L. Sprague de Camp on Wollheim[edit]

As I've mentioned elsewhere, I own a copy of de Camp's Science-Fiction Handbook (the copy I read as a kid was discarded from my local public library many years ago). What the Wikipedia article omits is the fact this is a storehouse of information on pre-WWII Science Fiction history -- well, maybe gossip. This book has a section where de Camp mentions Wollheim as a young fan, stating Wollheim's Communist sympathies were due to the influence of one John B. Michel, how this led to conflicts with other SF fans (at one convention a resolution Michel introduced urging fans to work towards "a more unified world, a more Utopian existence" was defeated on the grounds that fans should keep their hobby separate from their politics), & that Wollheim & Michel eventually broke with other Futurians which involved suing them for libel over statements in a fanzine. Due to the color of these statements, I'm wondering whether this information might be unnecessarily disruptive were I to add it. (If no one responds to this, I'll assume that I have consent to add the material, people can then read what de Camp wrote, & we'll go from there.) -- llywrch (talk) 01:54, 13 November 2011 (UTC)

There are several other sources for this material, which I agree is worth including: The Futurians by Damon Knight; The Way the Future Was, by Frederik Pohl; and The Immortal Storm, by Sam Moskowitz. I don't have the Moskowitz but own and have read the other two; they would be excellent sources, and there are probably others. Mike Christie (talk - contribs - library) 16:16, 13 November 2011 (UTC)
Pohl's book has information about the early fan scene? It's been years since I read it, & I can recall only a few details from it: his father's lack of business savvy, how he took the sale of if & Galaxy, & his resolve to write a fixed number of pages every day. One of these days I'll have to go back & read his book. -- llywrch (talk) 20:33, 14 November 2011 (UTC)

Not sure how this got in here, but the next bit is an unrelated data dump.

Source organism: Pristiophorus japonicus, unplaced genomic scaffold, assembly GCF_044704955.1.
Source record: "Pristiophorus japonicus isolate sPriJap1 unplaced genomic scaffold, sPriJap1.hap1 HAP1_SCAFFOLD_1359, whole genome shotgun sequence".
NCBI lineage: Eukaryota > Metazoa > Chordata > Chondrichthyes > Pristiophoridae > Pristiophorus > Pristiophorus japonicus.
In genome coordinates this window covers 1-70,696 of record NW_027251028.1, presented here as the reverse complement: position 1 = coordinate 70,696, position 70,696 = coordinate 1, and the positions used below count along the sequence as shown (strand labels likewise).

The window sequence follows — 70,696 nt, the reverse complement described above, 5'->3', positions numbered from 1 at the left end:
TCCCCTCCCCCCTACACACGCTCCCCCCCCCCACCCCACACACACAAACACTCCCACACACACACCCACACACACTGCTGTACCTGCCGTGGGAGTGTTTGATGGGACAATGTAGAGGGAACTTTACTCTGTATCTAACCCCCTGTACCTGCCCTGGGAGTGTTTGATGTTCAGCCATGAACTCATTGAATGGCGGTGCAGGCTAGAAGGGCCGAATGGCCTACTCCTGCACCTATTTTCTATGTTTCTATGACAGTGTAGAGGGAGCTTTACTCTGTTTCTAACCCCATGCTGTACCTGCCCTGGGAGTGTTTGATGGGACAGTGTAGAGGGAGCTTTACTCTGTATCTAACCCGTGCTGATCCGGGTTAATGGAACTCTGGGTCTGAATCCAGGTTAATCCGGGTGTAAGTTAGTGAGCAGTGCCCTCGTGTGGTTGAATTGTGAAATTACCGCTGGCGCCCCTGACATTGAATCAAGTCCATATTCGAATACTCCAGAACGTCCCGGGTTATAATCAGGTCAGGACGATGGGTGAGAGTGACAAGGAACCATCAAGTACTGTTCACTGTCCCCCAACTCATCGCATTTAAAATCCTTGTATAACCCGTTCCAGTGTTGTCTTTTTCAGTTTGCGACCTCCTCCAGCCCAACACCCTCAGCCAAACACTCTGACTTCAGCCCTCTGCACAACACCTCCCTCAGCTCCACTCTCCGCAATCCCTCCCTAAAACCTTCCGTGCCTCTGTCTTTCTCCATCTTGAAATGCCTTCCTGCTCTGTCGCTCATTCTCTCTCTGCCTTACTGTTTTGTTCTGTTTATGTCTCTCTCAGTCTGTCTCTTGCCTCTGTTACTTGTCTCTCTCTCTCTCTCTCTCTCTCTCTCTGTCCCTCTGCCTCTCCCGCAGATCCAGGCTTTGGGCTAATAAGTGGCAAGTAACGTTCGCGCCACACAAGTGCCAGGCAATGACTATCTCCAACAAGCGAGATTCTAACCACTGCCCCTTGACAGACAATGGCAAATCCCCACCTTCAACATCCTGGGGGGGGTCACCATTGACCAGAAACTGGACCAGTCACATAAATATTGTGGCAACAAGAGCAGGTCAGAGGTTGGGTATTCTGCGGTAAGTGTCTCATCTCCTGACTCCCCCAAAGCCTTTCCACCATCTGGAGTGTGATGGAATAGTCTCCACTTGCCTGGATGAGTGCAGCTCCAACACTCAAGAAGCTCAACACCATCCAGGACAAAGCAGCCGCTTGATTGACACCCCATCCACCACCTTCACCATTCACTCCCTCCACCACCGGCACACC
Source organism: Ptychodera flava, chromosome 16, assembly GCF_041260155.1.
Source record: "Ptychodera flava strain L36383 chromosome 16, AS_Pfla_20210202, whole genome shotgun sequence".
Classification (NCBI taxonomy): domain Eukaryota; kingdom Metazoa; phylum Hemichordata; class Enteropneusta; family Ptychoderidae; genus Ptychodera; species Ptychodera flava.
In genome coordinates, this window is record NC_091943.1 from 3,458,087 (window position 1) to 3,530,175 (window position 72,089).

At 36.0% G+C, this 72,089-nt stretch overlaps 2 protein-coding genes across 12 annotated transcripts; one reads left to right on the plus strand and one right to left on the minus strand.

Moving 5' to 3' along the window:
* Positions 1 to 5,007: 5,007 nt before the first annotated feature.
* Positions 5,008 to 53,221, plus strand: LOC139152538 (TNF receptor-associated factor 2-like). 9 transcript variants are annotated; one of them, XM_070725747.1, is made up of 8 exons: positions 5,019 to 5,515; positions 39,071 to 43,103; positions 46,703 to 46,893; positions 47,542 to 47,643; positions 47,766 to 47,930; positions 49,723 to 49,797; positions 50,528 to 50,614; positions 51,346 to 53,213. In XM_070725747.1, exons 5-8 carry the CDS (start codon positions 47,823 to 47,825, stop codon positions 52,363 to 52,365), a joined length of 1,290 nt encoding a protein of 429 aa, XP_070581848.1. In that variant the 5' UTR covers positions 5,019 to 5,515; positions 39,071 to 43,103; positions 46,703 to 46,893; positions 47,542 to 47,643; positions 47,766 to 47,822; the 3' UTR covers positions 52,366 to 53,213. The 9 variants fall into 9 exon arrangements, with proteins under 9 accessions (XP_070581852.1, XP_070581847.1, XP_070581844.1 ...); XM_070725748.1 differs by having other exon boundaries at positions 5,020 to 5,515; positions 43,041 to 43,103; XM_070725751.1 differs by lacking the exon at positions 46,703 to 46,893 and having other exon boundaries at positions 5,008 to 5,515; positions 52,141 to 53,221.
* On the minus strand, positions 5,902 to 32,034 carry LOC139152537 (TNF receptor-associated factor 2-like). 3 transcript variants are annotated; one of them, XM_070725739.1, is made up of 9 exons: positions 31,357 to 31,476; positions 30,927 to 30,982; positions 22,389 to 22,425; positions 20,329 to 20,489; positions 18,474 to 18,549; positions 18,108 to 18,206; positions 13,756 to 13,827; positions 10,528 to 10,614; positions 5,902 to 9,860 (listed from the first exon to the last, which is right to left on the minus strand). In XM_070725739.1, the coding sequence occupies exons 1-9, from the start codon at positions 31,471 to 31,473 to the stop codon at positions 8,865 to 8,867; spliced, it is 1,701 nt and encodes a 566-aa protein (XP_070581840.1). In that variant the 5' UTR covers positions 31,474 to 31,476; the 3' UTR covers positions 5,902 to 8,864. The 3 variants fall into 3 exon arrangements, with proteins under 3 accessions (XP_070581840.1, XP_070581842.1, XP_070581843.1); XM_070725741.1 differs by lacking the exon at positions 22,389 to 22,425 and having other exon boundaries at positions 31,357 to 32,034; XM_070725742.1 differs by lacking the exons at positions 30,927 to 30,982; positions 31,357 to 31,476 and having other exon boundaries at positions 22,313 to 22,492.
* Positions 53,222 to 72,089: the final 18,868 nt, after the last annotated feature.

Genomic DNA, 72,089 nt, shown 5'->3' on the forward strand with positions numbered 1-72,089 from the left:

There's definitely some material there; there's a chapter called "Boy Bolsheviks" which at a glance looks to be mostly about them. There are also bits of material in Knight and Pohl's pieces in Hell's Cartographers, which is a very good read if you haven't already run into it. Mike Christie (talk - contribs - library) 00:40, 15 November 2011 (UTC)
The Heinlein biography also mentions communists in the NY fan scene (as well as in 1930s pretty hard core socialist stuff that RAH was into at the time). (talk) 01:28, 15 November 2011 (UTC)
I'm not surprised: socialism/communism was quite the fad in intellectual circles in the 1930s. And people who wanted to be trendy were penalized in the 1950s during the Red Scare hysteria. -- llywrch (talk) 19:03, 15 November 2011 (UTC)


Daughter Betsy Wollheim took over DAW in 1985, is married to Peter Stampfel, and probably deserves her own article. might be a place to start in terms of references. - Jmabel | Talk 16:14, 30 June 2012 (UTC)

Mass market, paperback original[edit]

We mention "mass market" in section 4, DAW Books. Somewhere we should link mass market paperback, probably in the preceding section re Ace Books. (or Avon?)

We should also mention and link paperback original where it is first appropriate. (Ace? not Avon, i infer from reading what we say here)

And perhaps the combination mass market paperback original. --P64 (talk) 16:43, 26 March 2013 (UTC)


second new section posted in one session

I created section 5, Recognition, comprising

  • brief reiteration of Silverberg's argument that leads sec 3, Wollheim as editor and publisher
  • the last two paragraphs of sec 4, DAW Books, which were tacked on there after "his death"
  • mention of "several special awards" with Locus ref

with hidden WP:COMMENT: including one at the 1975 World SF Convention and runner-up to Ian & Betty Ballantine at the 1975 World Fantasy Convention. This source lists four more during the 1980s. A laundry list is not appropriate but another editor may be able to choose wisely.

  • 2002 hall of fame induction with official ref

with hidden comment: apparently he was the third person inducted primarily for his work as editor or publisher, after the inaugural 1996 pair Hugo Gernsback and John W Campbell. This is a hidden comment because only apparent, not yet EVIDENT.

Someone may be able to cover what the comments indicate, using the same sources (not to mention doing better with other sources, of course).

--P64 (talk) 17:00, 26 March 2013 (UTC)